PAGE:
All modifications had to have TÜV approval for legal road use. In Germany, every single part that goes on sale, even a gearknob, has to be tested and certified by the TÜV authorities to guarantee perfect fit and safety in operation. This also means an exhaust no louder than 95dB, 5dB more than EU factory production standards.

In addition, tricky track-day rubber like the Michelin Sport Pilot Cup, Dunlop Super Sport Race, Pirelli P Zero Corsa, and Yokohama A048 was banned from the road legal classes.Of course every tuner likes to show what he can do in the way of ultimate spec, especially since some customers want cars specifically aimed at track use. Thus, a new Open Class was introduced for such cars, which could use the super-sticky track day tires.

The format is practice sessions on Friday afternoon and the event proper on Saturday morning, with the Drift Challenge after lunch. The event was originally divided into half a dozen classes. But as the age of the performance SUV and turbodiesel dawned, more classes were added, and coupes and cabriolets were also split off.

There are now separate classes for naturally aspirated and forced aspirated sedans, while the kafuffle over the street legal issue spawned the Open Class, where anything goes.

Also new in 2004 was the SUV class for tuned off-roaders, which fit the then new Porsche Cayenne perfectly. In fact the Cayenne continued to dominate this class in the years to come.To make sure they get the best results, almost all the teams hire professional race drivers to pilot their cars in the Tuner GP. Big names like Jochen Mass, Nick Heidfeld, Roland Asch, Kurt Thiim, Claudia Hurtgen, and Wolfgang Kaufmann have figured in the lineup.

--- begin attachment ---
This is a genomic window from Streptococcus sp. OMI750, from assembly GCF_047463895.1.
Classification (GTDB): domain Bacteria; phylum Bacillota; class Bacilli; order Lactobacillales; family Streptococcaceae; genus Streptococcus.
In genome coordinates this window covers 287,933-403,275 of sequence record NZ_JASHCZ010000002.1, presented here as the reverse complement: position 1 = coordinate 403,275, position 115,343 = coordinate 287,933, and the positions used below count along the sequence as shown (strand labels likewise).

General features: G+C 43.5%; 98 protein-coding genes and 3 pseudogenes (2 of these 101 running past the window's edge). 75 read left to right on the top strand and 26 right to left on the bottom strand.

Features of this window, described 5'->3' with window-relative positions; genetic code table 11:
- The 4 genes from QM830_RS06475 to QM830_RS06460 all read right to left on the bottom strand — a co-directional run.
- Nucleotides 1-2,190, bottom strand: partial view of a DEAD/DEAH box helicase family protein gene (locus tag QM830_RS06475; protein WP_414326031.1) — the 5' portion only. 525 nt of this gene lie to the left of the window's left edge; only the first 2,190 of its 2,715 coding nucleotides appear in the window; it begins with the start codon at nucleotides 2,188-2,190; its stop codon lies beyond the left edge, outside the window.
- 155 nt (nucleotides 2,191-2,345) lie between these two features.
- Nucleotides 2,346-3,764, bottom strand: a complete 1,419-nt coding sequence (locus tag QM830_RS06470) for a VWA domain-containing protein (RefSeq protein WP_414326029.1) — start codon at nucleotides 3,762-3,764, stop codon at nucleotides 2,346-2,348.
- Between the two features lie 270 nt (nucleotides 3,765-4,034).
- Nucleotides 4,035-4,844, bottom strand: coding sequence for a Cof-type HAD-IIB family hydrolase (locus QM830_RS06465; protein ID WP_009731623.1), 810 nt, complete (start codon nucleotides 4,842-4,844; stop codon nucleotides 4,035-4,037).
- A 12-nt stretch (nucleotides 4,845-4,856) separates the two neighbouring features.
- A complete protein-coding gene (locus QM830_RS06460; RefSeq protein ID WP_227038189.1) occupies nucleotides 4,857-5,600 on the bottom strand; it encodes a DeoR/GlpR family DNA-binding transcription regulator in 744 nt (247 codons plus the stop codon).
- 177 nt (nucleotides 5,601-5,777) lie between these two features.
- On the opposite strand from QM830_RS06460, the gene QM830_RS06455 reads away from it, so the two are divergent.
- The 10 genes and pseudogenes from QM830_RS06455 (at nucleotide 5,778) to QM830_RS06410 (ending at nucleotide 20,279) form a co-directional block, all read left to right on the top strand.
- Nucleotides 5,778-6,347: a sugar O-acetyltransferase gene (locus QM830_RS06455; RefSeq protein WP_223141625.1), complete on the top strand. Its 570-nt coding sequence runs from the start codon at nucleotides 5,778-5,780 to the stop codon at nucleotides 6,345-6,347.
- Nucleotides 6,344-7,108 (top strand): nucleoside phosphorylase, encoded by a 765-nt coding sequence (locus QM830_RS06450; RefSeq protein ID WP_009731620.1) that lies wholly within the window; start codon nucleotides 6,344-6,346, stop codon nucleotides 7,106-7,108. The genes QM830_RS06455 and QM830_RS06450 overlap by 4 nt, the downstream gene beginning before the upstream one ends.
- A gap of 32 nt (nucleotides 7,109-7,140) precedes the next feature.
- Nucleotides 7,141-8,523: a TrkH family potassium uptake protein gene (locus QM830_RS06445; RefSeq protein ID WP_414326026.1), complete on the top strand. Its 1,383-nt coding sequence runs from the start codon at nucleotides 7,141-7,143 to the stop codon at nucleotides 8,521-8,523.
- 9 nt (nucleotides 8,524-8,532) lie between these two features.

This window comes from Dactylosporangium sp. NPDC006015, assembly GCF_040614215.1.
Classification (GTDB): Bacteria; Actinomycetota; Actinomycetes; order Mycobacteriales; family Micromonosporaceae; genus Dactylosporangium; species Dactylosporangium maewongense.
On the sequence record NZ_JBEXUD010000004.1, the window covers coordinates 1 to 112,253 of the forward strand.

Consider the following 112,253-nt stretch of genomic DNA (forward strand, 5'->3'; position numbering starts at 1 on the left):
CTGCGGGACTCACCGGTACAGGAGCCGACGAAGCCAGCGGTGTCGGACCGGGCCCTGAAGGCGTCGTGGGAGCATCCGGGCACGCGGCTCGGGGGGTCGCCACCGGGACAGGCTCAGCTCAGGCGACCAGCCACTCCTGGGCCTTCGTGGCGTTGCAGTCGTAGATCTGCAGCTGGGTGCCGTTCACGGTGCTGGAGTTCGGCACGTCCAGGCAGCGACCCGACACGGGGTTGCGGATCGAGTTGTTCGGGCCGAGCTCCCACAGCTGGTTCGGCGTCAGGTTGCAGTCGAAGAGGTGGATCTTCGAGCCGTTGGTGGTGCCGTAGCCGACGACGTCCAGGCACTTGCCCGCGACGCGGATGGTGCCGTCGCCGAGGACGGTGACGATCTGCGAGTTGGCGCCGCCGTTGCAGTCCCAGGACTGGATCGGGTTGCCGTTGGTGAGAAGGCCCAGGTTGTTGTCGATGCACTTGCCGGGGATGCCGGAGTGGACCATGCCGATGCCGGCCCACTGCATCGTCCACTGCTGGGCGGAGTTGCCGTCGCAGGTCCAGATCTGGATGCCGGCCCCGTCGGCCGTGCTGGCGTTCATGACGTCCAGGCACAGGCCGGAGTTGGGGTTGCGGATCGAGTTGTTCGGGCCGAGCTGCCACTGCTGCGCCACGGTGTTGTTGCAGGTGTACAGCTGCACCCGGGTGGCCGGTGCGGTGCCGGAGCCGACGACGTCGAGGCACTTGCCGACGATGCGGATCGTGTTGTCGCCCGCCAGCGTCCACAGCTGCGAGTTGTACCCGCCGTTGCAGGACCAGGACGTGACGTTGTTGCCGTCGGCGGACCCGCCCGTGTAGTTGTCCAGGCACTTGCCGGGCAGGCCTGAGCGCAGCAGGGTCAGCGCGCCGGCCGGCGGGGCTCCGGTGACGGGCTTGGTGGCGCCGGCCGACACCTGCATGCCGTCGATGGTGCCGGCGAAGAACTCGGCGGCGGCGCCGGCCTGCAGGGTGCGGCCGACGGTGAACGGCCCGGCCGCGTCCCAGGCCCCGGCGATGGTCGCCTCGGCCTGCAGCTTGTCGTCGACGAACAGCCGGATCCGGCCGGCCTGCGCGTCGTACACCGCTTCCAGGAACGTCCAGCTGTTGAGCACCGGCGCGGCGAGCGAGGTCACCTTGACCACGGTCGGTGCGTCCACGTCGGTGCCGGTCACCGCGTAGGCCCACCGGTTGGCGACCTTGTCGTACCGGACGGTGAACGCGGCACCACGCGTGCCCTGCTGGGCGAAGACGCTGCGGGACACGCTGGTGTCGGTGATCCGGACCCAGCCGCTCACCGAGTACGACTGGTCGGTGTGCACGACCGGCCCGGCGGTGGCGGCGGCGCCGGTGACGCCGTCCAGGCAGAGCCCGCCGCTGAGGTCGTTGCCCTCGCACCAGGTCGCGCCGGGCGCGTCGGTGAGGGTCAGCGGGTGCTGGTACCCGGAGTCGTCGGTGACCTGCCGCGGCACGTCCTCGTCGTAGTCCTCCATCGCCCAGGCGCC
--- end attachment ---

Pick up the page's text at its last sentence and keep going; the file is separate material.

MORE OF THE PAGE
Given that professional race drivers should be within half a second of each other on the same track in the same car, the raw data also gives us a fair baseline to compare how much quicker a modified car really is over the standard issue.

The weather certainly plays a big part in lap times. It has only rained three times in the Tuner GP's history, but it's worse if it is dry for the practice session on Friday and rains on Saturday for the main event. Just as with racing cars, the suspension will be set up stiffer for a dry track, and this will really throw everything out.

Because it has lots of corners, Hockenheim's Club Circuit is a handling rather than power circuit. We have seen a standard-engine 380-hp Porsche GT3 vanquish 600+ hp Porsche GT2s here before.

Unless it rains, all-wheel drive is not necessarily an advantage, like front-wheel drivers, all-wheel-drive cars often understeer too much in the many tight corners. Against the clock on a racetrack, this negates their ability to lay down huge amounts of power effectively on the exit of a bend.

However, at the end of the day, you have to put circuit lap times in context, and a car that's quick on a racetrack will likely not be super quick on a bumpy public road. In fact, on a wet bumpy public road, it might well be slower than the standard article.

In terms of marques, while BMWs have always figured heavily in the Drift Challenge, the cars have not been represented in the Tuner GP itself since 2006. This is a very strange state of affairs since the M3 can be a very effective track-day tool.

This also means that Porsches tended to dominate the GT Class, vying for overall victory as well. While Ferraris and Lamborghinis have appeared sporadically, they do not seem to be in with a fighting chance here.

Over the years, we've also seen tuners come and go, whether or not they leave a winning mark. Until this year, the big names in Porsche tuning were the top dogs in this event.

From the early years, Gemballa and TechArt went head-to-head each year, swapping victories with almost monotonous regularity. Then in 2006, Uwe Gemballa did not field an entry, stating that the huge amount of orders he had to fulfill meant his workshop could not afford the distraction. Gemballa has never returned.

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